You Will Freeze and Die!!!
I’m walking my Alaskan Husky, Swix, on a frozen lake, and the ice sounds like Styrofoam. The ice is still stable, but we’re heading into the shoulder season and it will melt (or "go out") in a few weeks.
In the winter, the ice gets thick enough to support an ice road around the lake strong enough to hold heavy fuel trucks.
Tonight, parts of the road make this eerie creaking sound as we walk. I logically know it’s just ice doing what ice does, but I still don't like it. The creaky areas are too big to walk around so I have to walk through them.
My heart races and I hold my breath as I attempt to run/tiptoe/fly across each section while trying to look totally cool about the whole thing.
“I’m going to fall through the ice and die!” says one part of my brain.
“Um, you drove a 500-pound snowmachine around the lake yesterday,” says another part.
“What if I fall through and can’t find my way out? Do I look for white or black ice? I can’t remember. Oh god, I'm going to die!!”
“Calm down! Swix is walking ahead of you. He weighs at least half of what you do and nothing under you is moving. You are fine.”
“What if I do break through? I’ll freeze and DIE!!!”
“Seriously, you measured more than 20 inches of ice yesterday, most of it strong and clear, and you are within sight of everyone on the lake. You are holding a leash hooked to a sled dog who is bred to pull your arm out of its socket. Whatever the case, freaking out wouldn’t prevent you from falling in or save you if you do.”
Back and forth, the sections of my brain argue. Knowing which argument to believe, the terrified or the dismissive, is also a ping-ponging debate. In reality, it’s not either/or: they both have elements of truth.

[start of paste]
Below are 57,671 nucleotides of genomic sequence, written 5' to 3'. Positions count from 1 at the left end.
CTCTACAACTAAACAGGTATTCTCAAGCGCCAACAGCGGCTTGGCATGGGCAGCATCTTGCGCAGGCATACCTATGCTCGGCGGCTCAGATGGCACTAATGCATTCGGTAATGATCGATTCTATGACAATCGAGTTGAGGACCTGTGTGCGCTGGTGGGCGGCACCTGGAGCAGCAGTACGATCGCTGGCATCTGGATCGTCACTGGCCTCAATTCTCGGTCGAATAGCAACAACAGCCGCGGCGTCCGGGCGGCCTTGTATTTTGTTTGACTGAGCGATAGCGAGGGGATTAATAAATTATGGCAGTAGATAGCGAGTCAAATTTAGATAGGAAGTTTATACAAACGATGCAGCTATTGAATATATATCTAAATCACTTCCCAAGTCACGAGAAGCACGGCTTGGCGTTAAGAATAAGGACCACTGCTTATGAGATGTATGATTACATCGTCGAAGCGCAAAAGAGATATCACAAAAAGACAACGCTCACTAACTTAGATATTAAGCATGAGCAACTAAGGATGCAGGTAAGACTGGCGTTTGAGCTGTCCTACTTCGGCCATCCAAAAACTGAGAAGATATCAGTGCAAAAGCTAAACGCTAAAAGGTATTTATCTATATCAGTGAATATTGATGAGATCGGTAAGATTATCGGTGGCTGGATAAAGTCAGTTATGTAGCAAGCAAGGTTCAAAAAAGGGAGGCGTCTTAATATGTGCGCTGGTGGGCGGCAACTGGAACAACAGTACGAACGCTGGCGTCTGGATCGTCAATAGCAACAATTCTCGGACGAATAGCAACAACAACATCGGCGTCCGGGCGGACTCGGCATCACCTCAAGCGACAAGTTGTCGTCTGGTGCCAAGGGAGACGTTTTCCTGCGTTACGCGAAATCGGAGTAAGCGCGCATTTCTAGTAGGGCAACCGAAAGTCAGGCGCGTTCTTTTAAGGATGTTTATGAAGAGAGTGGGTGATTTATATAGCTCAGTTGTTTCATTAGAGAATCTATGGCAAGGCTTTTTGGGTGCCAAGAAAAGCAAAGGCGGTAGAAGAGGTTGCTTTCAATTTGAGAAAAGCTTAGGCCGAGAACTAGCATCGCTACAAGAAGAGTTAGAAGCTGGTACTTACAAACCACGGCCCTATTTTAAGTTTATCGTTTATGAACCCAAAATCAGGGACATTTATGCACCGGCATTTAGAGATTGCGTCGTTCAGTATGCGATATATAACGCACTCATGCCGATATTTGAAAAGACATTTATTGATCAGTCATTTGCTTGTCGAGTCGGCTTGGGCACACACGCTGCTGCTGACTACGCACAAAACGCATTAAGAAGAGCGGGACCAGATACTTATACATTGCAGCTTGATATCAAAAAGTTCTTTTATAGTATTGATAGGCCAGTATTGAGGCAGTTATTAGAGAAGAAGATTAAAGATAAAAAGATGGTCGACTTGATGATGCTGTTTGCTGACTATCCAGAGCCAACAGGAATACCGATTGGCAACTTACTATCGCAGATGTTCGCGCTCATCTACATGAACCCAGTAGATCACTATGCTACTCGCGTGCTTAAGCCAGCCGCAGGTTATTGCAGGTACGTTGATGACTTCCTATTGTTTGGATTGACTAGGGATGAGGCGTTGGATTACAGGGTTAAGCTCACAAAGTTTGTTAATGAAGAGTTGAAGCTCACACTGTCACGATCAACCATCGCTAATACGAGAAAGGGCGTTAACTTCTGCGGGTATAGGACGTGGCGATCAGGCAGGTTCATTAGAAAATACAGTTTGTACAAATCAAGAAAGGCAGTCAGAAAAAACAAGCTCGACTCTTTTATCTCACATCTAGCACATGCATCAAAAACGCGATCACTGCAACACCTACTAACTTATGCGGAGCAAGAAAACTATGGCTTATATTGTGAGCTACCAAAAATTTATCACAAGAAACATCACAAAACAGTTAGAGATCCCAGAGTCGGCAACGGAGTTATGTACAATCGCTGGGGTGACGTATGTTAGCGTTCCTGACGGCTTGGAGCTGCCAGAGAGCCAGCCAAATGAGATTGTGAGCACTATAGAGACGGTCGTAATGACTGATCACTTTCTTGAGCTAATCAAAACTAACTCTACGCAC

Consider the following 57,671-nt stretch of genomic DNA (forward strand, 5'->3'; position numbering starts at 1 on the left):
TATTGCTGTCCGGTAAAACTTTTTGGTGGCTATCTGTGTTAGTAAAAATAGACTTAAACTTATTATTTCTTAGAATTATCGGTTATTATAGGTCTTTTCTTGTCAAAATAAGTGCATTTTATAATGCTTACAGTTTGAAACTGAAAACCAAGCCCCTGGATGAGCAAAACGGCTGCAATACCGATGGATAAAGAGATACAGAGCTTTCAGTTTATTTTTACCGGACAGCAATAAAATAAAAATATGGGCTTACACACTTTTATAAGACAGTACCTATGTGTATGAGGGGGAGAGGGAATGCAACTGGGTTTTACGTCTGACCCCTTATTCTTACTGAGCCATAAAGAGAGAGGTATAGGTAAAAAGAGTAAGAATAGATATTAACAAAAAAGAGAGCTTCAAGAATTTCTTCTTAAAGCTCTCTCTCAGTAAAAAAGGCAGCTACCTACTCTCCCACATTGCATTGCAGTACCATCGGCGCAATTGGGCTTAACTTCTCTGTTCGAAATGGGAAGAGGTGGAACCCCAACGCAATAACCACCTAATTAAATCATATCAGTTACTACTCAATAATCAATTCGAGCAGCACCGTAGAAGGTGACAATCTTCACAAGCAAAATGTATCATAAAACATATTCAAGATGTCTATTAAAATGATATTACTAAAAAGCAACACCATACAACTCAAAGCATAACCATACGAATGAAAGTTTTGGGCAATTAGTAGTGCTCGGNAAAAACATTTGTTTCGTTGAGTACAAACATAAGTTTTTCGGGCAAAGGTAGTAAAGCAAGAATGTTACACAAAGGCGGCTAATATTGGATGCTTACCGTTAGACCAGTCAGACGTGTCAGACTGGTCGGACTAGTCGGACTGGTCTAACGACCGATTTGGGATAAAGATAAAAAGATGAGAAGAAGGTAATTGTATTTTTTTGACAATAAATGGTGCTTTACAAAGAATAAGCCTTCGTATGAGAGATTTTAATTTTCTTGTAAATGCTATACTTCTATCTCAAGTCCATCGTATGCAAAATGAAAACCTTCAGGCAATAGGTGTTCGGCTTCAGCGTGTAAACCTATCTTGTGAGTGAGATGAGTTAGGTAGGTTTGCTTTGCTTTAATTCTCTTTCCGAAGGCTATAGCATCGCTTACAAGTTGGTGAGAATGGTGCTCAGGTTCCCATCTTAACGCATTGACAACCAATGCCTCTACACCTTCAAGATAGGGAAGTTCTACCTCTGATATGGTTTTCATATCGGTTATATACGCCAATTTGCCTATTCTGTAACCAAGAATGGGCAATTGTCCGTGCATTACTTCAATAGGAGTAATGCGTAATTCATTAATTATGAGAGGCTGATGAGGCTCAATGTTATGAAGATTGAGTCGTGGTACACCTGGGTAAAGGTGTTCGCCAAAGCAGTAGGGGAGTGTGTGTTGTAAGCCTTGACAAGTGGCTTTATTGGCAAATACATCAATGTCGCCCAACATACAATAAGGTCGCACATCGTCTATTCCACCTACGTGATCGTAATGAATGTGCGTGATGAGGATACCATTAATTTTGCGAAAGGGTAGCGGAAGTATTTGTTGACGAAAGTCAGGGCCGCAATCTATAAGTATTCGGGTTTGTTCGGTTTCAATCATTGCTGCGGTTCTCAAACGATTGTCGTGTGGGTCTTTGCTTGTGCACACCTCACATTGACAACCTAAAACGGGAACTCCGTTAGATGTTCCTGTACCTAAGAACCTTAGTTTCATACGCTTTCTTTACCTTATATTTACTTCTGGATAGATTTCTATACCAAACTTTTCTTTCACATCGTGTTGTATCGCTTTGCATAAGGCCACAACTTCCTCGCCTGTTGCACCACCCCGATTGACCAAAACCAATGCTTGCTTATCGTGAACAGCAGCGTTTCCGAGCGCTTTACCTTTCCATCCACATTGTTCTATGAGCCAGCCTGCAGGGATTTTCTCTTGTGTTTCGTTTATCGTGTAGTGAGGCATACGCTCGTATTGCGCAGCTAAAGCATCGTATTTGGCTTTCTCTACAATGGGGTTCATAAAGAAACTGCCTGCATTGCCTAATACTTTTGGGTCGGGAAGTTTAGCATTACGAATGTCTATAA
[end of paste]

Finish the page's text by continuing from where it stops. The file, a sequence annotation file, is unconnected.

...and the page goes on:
Fear comes from the part of the brain designed to keep us alive. It's good, but it’s important to know how it functions.
It’s designed to alert us to all potential dangers. “Hey! Over there, something moved. Hey! Did you hear that? Hey! Did you see how she looked at you?” It’s like a German short-haired pointer on speed.
Fear can save us. Say when we encounter a cougar. Or actually unstable ice.
But realistically, most of the moments of our lives are pretty safe and ordinary. They don’t really require code-red-plaid-pants warning status.
Nevertheless, twenty-four hours a day, our brains scan for danger the way your Smartphone scans for a wireless signal.
You might think that turning off the alert system would be the best solution. But consider this: what if a cougar does leap through your car door and wants your sandwich? You’ll need this handy little design feature if you want to hang onto your lunch.
One option is to believe all of the warnings and march yourself into full-blown-terror land (which is a totally human thing to do), or you can test your fears to see if they are real or false (or a mix of the two).
Martha Beck teaches the simplest way to decide if your fear is real or not.
True fear is calm; false fear is anxious.
Think about it. When you are in real danger, your mind gets incredibly clear and you have energy you didn’t know you had. There aren’t a lot of thoughts racing through your head. You don’t sit around debating. You simply act.
That’s your fight/flight/freeze/faint/fawn feature in all its stunning glory. It’s FAST, it’s exact and it saves you from cougars.
False fear fa-ree-eeea-ks out. It chatters, paces around, wrings its hands and keeps you up till 3am running "what if" scenarios.
I checked the ice charts after my evening on ice and found there was enough to hold a 1-ton truck.
But I knew my fears were false even before I double checked the chart because I felt my mind in overdrive panicking about it. Panic and worry are telltale signs of false fear for me.
Testing your fears sounds simple, but it takes bravery. I encourage you to start small. The same way you start lifting weights.
Check out a small fear like being afraid to not finish all the food your mom put on your plate. A legitimate fear: did you live through it?
I’ll join you. Frogs really do scare the crap out of me, but I’ll stand within 500 feet of a picture of a small tree frog and see if it jumps on my face and suffocates me to death. (I know, right?)
Testing small fears lets you grow strong enough to take on bigger and bigger fears. Fears like saying "no" to the promotion that is wrong for you, saying "yes" to a project that will stretch you or telling your father that you’ve just quit your job to start your own helicopter company.
Stepping into work you love, going for that dream job, will undoubtedly bring up your deepest fears. That's why it’s worth making a regular practice of overcoming your fears little by little. So you can achieve your biggest dreams.
I invite you to test one small fear today.